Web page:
by John Farr
John Farr lists his picks for legendary Burt Lancaster films.
Brute Force (1947)
Tough, unsmiling inmate Joe Collins (Burt Lancaster) has spent much of his long prison term butting heads with sadistic, power-hungry Captain Munsey (Hume Cronyn). Sentenced to a merciless work detail in the subterranean drain pipe after one of Munsey’s stool pigeons is killed in a machine-shop accident, Collins determines to hatch a breakout plan with his cellmates.
WHY I LOVE IT:
Made just prior to “Naked City,” Dassin’s gritty prison melodrama puts a twist on the archetypal bust-out scheme by revisiting, in flashback, the pre-penitentiary lives of Collins – ably played by an intense young Lancaster – and his crew, colorfully brought to life by character actors Whit Bissell, Howard Duff, and John Hoyt. In a fine performance, Charles Bickford appears as the prison’s gruff de facto leader and newspaper editor who throws in his lot with Collins. The other ace in Dassin’s deck is Cronyn, playing a corrupt, savage prison guard bent on bringing “discipline” to his inmates, while nursing a megalomaniacal ambition to replace the wimpy Warden. Aside from the ominous noir visuals, Dassin explores issues endemic to prison life and wraps them up in an ugly finale meant to evoke a Nazi bloodbath.
The Train (1964)
Cold-blooded Colonel Von Waldheim (Paul Scofield) wants to remove a a cache of priceless art from France by train in the waning days of the Nazi occupation. With the help of some gallant friends in the Resistance, railroad worker Paul Labiche (Burt Lancaster) takes on the dangerous task of derailing this mission.
WHY I LOVE IT:
John Frankenheimer’s pulse-pounding war film is lean and riveting, as Lancaster’s character works intrepidly to foil Von Waldheim’s exacting plans. Lancaster is restrained and no-nonsense as Labiche- thankfully he doesn’t even attempt a French accent, while Scofield is icy perfection as the ruthless Von Waldheim. This is one of my personal favorites from the sixties and ranks among the talented Frankenheimer’s best work.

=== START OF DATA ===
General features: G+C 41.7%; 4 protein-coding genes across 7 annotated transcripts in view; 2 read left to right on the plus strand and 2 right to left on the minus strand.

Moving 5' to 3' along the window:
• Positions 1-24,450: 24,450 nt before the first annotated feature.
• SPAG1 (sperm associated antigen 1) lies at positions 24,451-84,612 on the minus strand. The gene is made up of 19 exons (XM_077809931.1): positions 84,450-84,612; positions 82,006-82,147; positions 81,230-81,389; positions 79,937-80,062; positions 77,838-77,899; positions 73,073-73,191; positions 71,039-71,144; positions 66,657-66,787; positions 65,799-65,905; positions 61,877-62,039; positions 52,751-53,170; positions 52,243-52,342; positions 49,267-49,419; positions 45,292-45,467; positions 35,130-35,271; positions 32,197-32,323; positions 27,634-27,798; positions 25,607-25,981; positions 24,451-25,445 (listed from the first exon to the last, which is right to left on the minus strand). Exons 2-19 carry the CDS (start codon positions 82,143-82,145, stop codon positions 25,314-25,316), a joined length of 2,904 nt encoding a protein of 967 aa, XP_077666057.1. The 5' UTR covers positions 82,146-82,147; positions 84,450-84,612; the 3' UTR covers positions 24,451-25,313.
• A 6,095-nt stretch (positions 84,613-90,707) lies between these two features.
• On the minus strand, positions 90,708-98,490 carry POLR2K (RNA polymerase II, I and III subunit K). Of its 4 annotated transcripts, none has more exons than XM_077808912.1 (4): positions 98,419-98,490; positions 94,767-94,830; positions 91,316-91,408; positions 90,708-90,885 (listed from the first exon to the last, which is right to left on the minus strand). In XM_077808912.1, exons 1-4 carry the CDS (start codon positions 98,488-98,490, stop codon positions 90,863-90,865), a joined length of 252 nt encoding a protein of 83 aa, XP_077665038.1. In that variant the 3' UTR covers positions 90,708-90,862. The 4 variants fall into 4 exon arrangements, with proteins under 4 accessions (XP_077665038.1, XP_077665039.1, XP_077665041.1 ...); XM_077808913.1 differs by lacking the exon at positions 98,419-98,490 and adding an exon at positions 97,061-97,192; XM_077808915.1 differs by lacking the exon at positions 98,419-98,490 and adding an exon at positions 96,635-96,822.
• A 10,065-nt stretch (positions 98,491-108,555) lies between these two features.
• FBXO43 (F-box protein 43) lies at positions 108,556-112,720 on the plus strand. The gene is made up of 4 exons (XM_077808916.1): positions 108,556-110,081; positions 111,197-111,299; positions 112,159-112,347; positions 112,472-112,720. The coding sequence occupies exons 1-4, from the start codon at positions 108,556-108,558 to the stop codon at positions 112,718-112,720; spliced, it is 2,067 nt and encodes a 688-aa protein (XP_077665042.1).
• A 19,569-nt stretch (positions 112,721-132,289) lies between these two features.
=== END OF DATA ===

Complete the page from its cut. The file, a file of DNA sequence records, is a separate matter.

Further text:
Local Hero (1983)
A large Texas oil and gas company wants to purchase a small Scottish town and turn it into a refinery. The company sends along Mac (Peter Riegert), the proverbial smooth salesman, to negotiate with the locals. Any hopes of closing the deal quickly evaporate as Mac must adjust to the more leisurely rhythms of the town’s natives. To force matters to a head, Mr. Happer (Burt Lancaster) , the company’s remote, eccentric leader, ultimately flies in for a personal visit. But is oil the only thing on Happer’s mind?
WHY I LOVE IT:
Bursting with unique personality and charm, “Hero” is a touching fable about finding magic in the everyday business of living. Riegert is spot-on as Mac, a man who thinks he understands his place in the world and then gets gradually transformed by a special time and place. The larger-than-life Lancaster is worth the wait, dominating the film’s later scenes as star-struck Happer. A movie with heart and spirit, that sneaks up on you.